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Home > Projects & DIY Toolkit > Buying Guides > Guide to Buying a Chainsaw

Guide to Buying a Chainsaw

A chainsaw is one of those tools that can be described thusly: When you need one, nothing else will really do. We'll help you find the right one for your needs. Lowe's is happy to provide this chainsaw guide as a service to you.

From the original gas-powered saws that took two people to operate to today's lightweight homeowner versions, the chainsaw has come a long way in the last 40 years. Use our chainsaw guide to determine the machine that’s right for you.

Types of Chainsaws

Gas powered

Gas powered saws offer maximum power and portability.


Electric saws make short work of smaller yard chores.

There are two types of chainsaws: gasoline-powered and electric. Your access to a power source helps determine which type you need, so think about where your woodcutting projects are going to be.

Gasoline-powered chainsaws use a two-cycle engine (requiring mixing of oil and gas). Mobility and power are the main advantages of gas. Disadvantages include the bother and smell of mixing oil and gas, pull cord starting and the additional overall maintenance needed.

Electric saws are great for smaller yard chores. They're quieter than their gas-powered cousins, lightweight, easy to start and require less maintenance. However, they have less power than gasoline-powered saws. They also add the bother of dragging a cord around behind you.

Pole saws are available in both gas and electric versions. These slightly smaller versions of their larger cousins are mounted on an extension pole. The cutting reach is extended up to 12' (depending on the model).

Decisions, Decisions

Before you go shopping, look around the yard and think about the jobs you plan on tackling. The size of the wood you plan to cut and how often you cut are factors in selecting the proper tool. Think about how large and powerful a saw you can handle comfortably and safely.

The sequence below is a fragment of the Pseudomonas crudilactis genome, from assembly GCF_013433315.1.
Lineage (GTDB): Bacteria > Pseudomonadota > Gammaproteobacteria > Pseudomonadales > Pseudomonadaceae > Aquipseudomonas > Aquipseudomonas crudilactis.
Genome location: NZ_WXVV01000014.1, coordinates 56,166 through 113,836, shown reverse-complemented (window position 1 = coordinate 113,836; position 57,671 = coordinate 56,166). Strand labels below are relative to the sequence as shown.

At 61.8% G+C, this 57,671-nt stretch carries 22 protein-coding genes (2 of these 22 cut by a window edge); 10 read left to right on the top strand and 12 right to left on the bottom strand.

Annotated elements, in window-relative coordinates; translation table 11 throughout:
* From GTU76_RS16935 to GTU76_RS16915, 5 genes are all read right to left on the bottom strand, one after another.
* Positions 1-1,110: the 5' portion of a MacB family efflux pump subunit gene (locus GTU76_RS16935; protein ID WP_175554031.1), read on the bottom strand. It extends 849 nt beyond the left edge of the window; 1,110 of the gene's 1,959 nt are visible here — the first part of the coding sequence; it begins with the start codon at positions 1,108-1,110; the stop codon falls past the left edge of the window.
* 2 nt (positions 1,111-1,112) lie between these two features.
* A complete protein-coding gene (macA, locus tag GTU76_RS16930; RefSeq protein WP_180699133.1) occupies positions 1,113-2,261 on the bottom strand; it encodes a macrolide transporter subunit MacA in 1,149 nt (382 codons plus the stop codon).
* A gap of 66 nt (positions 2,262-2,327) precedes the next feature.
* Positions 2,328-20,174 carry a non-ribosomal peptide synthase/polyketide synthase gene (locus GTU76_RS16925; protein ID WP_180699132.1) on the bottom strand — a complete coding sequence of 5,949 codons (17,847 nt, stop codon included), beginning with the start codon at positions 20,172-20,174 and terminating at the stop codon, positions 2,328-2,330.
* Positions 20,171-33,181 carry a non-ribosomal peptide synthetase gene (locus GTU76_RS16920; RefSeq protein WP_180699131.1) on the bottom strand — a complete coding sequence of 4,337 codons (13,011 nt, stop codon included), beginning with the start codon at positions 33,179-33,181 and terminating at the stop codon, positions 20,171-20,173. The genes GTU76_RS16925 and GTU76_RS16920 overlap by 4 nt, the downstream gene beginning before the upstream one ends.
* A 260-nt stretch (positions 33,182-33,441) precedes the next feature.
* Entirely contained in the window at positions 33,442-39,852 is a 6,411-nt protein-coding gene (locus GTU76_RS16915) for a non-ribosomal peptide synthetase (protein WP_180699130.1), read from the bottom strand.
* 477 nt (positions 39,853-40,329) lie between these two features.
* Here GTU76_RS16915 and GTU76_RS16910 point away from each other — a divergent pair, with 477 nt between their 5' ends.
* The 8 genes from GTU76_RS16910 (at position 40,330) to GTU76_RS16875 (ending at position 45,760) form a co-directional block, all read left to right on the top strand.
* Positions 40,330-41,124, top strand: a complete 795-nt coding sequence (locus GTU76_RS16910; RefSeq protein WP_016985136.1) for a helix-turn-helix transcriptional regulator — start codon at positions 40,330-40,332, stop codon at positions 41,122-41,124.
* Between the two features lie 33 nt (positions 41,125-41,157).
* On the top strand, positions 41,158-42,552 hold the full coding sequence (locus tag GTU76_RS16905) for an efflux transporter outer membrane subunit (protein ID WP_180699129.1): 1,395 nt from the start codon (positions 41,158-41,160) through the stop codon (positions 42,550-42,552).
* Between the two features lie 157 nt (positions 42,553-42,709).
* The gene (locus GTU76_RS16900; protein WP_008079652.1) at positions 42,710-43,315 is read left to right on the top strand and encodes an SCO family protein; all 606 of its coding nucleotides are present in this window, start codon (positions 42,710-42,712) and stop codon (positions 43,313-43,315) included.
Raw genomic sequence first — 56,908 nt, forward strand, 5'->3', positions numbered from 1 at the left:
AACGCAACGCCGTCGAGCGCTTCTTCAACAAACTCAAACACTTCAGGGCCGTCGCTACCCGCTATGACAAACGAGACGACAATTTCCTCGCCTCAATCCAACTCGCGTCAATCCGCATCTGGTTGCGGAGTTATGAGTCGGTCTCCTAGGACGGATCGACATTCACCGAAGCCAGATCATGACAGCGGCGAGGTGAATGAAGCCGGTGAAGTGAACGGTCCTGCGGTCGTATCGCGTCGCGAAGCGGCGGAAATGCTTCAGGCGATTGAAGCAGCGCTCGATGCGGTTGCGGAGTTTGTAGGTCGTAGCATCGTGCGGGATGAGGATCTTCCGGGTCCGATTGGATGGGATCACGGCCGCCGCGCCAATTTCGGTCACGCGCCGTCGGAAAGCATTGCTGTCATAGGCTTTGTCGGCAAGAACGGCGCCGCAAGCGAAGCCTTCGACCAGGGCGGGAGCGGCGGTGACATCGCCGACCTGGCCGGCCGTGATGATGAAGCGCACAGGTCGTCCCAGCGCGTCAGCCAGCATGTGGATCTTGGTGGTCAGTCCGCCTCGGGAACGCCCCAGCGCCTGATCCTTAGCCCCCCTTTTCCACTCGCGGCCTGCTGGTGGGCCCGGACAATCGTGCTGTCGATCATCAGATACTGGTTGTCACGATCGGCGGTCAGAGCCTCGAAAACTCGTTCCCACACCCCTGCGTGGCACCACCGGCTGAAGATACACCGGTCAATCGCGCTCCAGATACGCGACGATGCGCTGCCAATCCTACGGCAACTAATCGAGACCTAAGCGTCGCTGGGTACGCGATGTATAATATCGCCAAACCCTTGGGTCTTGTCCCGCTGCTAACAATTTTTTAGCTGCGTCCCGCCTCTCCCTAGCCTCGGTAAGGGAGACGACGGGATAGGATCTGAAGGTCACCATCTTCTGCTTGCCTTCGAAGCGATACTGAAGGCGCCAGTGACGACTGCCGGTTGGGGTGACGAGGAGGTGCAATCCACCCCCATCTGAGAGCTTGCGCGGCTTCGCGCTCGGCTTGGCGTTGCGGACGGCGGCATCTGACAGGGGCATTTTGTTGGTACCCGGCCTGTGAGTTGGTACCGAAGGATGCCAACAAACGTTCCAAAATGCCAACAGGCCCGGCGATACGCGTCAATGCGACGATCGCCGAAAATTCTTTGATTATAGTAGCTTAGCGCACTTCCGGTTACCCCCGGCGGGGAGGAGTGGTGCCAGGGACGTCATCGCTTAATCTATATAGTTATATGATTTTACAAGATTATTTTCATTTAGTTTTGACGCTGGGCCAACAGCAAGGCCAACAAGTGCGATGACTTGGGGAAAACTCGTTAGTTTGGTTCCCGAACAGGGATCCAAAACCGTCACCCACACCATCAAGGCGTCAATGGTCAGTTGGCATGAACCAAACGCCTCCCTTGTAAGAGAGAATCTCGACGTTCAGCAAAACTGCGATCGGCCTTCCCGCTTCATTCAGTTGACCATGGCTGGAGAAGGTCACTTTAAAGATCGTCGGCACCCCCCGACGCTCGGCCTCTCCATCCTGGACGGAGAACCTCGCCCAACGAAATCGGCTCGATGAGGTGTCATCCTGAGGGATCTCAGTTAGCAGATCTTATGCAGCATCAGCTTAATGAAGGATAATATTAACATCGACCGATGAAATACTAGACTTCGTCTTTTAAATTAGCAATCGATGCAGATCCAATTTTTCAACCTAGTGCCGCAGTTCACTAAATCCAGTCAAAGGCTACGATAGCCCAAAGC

Chainsaws come in many sizes. Saws are measured by two means: Bar length and engine displacement.

  • Bar length is measured from the cutting tip to where the chain enters the housing. Bar length represents the active cutting area — the largest size wood the saw will cut in a single pass. When determining the size you need remember the saw's actual safe cutting ability is twice the bar's length (ex. a saw with a 14" bar can cut through a 28" log).
    Standard bar lengths for most homeowner saws are 14", 16", 18" and 20". Although these are only two inch increments, each larger size brings increased weight and power. Larger saws also increase the safety concerns for the user. Sizes over 20" can be hard to handle — leave these for the pros.
  • Engine displacement is an impressive term that simply measures a gasoline engine's size. The measurement is represented as cubic centimetres (cc) or cubic inches (cu. in.). Use these measurements to compare models. A higher number delivers more power.
    Homeowner models have less than 3.8 cu. in. (62 cc) ratings, though most of these saws normally range from 1.5 to 2.8 cu. in.

You may also notice other numbers, the chain pitch and chain gauge. These are probably most important to remember when replacing a chain.

  • Chain pitch is the spacing of the rivets on the chain. The saw's sprocket has the same spacing. The normal pitch is 3/8".
  • Chain gauge is the thickness of the chain. It should fit the groove in the bar.
SAFETY NOTE: A chainsaw is a powerful tool and commands attention to safety. Always read and follow the manufacturer's instructions.

Tools, products, materials, techniques, building codes and local regulations change; therefore, Lowe's assumes no liability for omissions, errors or the outcome of any project. The reader must always exercise reasonable caution, follow current codes and regulations that may apply, and is urged to consult with a licensed professional if in doubt about any procedures. Please visit our terms of use.

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